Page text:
The robot called Sophia, which was unveiled at a technology conference in the capital Riyadh last week, has now sparked a fierce reaction on social media sites with questions about whether or not the female robot will be treated like other women in the Arabic kingdom now that she is a citizen.
Hadeel Shaikh, a Saudi woman whose four-year-old child with a Lebanese man does not have citizenship, said: "It hit a sore spot that a robot has citizenship and my daughter doesn’t.”
The creation of the world's first cyborg citizen is the latest announcement from the Sunni Muslim kingdom, which granted women the right to drive last month and plans to allow women to watch events in all-male sports stadiums for the first time next year.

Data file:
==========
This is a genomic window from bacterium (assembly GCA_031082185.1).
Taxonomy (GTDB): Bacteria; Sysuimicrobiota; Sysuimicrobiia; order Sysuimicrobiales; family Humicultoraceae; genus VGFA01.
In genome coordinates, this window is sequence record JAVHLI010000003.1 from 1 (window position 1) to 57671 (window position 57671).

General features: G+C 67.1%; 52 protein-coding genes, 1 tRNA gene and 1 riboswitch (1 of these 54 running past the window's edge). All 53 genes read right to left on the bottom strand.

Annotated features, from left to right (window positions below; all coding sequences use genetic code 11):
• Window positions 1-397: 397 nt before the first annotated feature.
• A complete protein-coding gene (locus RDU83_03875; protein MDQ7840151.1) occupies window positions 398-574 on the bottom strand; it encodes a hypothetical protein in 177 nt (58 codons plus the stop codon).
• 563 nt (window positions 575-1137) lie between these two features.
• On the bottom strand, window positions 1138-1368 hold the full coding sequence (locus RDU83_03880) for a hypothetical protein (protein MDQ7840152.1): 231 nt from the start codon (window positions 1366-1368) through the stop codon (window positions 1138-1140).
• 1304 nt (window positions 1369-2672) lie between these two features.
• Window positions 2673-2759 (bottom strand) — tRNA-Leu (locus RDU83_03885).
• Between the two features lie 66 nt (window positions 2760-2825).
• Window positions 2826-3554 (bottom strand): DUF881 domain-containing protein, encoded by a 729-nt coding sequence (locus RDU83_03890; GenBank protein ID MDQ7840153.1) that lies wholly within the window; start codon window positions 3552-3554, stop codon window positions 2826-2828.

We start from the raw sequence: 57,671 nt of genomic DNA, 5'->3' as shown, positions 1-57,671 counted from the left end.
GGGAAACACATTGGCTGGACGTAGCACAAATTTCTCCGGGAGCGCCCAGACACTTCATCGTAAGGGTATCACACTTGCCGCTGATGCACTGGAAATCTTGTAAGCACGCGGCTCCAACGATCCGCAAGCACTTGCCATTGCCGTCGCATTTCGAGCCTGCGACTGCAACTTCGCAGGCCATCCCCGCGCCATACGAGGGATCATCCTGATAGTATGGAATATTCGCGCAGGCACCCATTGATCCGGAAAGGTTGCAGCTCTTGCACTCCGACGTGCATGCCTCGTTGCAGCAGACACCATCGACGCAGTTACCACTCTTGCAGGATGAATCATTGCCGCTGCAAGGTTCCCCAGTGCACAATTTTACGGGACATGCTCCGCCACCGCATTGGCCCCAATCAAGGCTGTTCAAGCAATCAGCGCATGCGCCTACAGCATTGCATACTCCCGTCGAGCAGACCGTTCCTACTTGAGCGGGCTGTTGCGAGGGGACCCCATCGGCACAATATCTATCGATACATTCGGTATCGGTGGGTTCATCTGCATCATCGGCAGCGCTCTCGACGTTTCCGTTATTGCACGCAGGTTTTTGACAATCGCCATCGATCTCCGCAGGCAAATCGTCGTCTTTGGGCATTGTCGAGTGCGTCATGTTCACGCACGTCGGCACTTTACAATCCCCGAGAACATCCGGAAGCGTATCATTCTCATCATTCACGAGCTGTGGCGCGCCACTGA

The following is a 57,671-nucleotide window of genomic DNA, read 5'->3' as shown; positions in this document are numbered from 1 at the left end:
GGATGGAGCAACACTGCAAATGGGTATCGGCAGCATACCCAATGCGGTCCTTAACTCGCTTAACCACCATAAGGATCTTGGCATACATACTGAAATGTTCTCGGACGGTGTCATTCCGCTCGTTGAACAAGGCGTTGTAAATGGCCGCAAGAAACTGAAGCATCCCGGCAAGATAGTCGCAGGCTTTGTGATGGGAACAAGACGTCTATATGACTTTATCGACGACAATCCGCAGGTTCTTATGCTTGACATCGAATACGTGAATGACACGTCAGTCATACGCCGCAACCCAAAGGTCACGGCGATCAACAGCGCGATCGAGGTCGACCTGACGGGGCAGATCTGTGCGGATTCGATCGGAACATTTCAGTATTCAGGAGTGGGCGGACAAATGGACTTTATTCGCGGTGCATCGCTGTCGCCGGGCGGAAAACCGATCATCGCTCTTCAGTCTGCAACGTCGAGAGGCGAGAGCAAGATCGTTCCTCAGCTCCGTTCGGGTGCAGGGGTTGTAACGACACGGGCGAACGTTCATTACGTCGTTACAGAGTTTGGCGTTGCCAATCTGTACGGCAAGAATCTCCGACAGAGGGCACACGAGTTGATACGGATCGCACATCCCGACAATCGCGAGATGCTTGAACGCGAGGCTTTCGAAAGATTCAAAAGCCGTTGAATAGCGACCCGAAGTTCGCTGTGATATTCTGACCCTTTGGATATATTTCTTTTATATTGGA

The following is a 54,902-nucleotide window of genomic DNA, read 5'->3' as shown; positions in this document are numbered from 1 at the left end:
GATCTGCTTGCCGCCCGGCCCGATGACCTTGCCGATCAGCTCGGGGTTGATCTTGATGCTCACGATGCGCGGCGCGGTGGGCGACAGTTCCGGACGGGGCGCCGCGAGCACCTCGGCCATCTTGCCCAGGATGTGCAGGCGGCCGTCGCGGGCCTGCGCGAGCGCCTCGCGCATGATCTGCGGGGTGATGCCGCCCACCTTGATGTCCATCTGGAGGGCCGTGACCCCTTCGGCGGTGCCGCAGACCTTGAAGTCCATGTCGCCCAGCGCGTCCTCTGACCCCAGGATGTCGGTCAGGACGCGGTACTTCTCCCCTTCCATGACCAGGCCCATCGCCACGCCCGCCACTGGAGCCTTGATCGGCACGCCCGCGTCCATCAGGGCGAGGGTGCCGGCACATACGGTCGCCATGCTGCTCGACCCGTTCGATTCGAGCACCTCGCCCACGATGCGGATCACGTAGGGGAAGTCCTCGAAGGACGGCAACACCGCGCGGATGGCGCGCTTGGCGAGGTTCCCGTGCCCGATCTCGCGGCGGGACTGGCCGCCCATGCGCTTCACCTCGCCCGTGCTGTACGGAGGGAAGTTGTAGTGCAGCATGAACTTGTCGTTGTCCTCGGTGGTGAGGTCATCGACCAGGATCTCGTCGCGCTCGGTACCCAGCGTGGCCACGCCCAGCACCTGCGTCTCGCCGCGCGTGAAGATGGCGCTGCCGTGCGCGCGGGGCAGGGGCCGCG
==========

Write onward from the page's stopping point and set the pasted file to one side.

Ms Shaikh wants greater reform as she is worried about the future of her daughter who only has a residency card.
GettySophia makes her appearance in Saudi Arabia
She told the Thomson Reuters Foundation: ”I want her to have all the privileges of her mum.
"I want her to feel welcomed even if I am not here."
A guardianship system in Saudi Arabia also requires a male family member to grant permission for a woman to study abroad, travel and other activities.
Journalist Murtaza Hussain posted: “This robot has gotten Saudi citizenship before kafala workers who have been living in the country their entire